Children and young people
We asked children and young people to rate each social network on a scale of 1 to 10 for risk as part of the work done by our Participation Unit. Children filled out an online survey independantly, and commented on why they thought the social networks were risky - or not.
We also asked them why they did or didn't like the sites, apps or games. We combined the quantitative responses and identified the top 3 risks and top 3 reasons why children liked each network. The comments were subsequently analysed, and quotations that directly related to the top risks and main reasons why children liked the platform were pulled out for use in Net Aware.
Choosing the quotes
Where possible, for the children's data we have extracted 2 positive quotes and 1 negative quote for use on Net Aware. For the O2/NSPCC Parent Advisory Board data, we have extracted 2 negative quotes and 1 positive quote for use in the tool. This is consistent with the overall balance of comments made by the panel members. Some sites didn't have sufficient, or any appropriate, quotes to use. We have highlighted where this is the case.
We asked the O2/NSPCC Parent Advisory Board "What is the minimum age you think a child should be when they use this site unsupervised?" We took an average of the responses from the panel for each social network.
Children and young people
We asked children and young people which age they would recommend children should be to use the apps, sites or games. We then took an average of all the responses for each site.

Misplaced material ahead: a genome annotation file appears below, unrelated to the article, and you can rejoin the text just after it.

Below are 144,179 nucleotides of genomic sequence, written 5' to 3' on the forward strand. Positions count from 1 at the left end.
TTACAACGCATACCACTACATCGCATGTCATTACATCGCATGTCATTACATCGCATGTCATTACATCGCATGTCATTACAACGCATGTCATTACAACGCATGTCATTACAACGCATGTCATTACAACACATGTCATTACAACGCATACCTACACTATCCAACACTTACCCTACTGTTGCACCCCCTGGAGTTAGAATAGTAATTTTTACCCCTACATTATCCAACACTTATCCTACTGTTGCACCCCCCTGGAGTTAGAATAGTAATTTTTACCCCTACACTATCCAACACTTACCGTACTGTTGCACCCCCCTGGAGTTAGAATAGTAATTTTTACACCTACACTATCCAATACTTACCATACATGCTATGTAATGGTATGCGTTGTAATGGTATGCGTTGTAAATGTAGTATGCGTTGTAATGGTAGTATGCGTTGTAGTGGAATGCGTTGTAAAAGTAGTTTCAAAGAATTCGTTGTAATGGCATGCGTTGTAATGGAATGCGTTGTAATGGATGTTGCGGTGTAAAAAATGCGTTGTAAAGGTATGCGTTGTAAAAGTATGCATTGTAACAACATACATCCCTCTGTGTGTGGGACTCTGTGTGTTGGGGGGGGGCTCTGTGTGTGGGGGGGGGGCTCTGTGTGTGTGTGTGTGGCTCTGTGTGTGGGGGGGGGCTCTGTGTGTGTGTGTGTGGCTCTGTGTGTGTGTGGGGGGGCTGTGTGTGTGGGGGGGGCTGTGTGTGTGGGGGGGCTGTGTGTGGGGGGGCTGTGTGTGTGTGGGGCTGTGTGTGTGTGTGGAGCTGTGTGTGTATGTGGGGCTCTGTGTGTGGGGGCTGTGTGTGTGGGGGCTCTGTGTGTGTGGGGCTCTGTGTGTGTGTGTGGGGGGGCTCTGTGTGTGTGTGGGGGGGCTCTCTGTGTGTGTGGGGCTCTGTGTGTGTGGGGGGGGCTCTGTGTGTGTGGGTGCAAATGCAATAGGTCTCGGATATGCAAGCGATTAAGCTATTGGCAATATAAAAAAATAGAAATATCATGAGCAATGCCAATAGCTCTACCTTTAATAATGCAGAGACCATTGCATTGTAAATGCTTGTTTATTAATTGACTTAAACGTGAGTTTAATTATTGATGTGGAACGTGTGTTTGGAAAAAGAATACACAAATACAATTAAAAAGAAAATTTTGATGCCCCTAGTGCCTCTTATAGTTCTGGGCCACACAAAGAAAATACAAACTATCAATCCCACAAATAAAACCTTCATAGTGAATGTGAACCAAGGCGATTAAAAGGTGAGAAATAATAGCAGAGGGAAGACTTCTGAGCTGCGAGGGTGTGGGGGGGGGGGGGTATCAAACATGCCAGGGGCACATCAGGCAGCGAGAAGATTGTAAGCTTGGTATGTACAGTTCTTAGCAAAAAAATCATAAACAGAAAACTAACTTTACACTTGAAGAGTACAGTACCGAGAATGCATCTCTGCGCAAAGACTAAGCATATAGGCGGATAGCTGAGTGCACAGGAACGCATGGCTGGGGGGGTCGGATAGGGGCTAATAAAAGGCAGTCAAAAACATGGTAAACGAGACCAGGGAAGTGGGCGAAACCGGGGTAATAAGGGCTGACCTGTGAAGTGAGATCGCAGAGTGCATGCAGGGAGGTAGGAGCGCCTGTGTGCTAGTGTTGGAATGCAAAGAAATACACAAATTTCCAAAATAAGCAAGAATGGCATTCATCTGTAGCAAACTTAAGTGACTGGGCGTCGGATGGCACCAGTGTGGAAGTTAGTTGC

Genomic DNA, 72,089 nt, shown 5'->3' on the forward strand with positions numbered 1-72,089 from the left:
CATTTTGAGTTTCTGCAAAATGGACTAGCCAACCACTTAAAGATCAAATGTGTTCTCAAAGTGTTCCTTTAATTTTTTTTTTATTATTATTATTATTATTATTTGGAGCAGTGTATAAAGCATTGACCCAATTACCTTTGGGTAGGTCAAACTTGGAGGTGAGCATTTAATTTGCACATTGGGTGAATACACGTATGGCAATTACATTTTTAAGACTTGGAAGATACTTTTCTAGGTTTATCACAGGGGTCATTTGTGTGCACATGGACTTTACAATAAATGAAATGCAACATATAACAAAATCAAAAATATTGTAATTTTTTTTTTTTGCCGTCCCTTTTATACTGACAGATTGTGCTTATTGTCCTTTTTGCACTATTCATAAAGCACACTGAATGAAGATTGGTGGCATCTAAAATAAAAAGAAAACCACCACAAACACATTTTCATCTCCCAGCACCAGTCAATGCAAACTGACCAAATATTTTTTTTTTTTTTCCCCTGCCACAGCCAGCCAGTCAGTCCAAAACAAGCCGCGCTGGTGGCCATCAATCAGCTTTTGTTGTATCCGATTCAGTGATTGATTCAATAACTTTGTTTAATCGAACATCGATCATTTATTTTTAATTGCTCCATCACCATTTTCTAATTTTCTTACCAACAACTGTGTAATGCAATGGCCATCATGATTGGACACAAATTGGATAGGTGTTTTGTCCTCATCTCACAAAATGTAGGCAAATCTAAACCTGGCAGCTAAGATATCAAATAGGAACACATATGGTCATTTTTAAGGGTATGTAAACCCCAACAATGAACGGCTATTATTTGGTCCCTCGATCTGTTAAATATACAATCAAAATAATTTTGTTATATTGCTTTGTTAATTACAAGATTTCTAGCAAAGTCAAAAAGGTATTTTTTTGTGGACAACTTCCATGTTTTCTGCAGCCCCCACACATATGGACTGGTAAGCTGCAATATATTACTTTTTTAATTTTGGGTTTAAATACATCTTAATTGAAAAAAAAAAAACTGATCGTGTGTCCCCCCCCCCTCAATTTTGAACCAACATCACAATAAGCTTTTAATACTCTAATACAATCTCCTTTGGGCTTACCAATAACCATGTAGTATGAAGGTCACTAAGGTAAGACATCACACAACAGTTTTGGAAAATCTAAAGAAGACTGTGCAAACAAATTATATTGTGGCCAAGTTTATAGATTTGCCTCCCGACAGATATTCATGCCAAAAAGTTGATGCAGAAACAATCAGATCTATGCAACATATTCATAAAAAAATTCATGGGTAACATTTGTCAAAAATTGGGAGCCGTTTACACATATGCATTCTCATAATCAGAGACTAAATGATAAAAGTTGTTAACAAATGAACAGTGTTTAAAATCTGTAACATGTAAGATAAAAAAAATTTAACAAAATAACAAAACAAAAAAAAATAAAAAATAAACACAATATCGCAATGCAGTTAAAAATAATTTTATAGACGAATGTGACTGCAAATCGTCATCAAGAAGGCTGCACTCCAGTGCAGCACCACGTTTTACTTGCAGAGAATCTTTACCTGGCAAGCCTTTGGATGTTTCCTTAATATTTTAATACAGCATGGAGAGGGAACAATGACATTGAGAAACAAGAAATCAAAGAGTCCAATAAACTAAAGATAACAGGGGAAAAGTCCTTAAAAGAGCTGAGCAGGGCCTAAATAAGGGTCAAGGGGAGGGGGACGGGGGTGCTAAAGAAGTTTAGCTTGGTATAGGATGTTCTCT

Inappropriate or unsuitable content
We asked members of the O2/NSPCC Parent Advisory Board to browse the social network instead of actively taking part. As part of the review, we wanted to know whether they had seen any content that they thought would be inappropriate for a child. If they did, we asked the panel to tell us which category of inappropriate content they had seen. We chose these categories based on the main risks and concerns children face online, as identified in academic research.
The panel members were asked to register on the social network using their own details (when asked). Some sites, apps and games use software that targets content based on the age of the individual on registration. So it's possible that some of the content the panel saw might not have been seen by a child or young person.
However, we know from research that a large number of children and young people have created social networking profiles before they are at the specified age (usually 13) to do so.
We asked children to think about whether they had seen any inappropriate content on the specific platforms that they reviewed. We asked children and young people to identify what category of inappropriate content they had seen. We chose these categories based on the main risks and concerns children face online, as identified in academic research. For children aged under 13, we withdrew the category “images, videos or messages that encourage you to hurt yourself (e.g. encourage eating disorders or self-harm).
We combined the responses from the board members reviews and the reviews from children and young people and categorised each content category into 'low risk', 'medium risk' or 'high risk' based on the responses given:
- if over 50% of respondents had seen content that was inappropriate, the site was rated as high risk
- if between 20% and 49% of respondents had seen content that was inappropriate, the site was rated as medium risk
- if 19% or less of respondents had seen content that was inappropriate, the site was rated as low risk
Your guide to social networks
Net Aware is our no-nonsense guide to the social networks, sites and apps children use.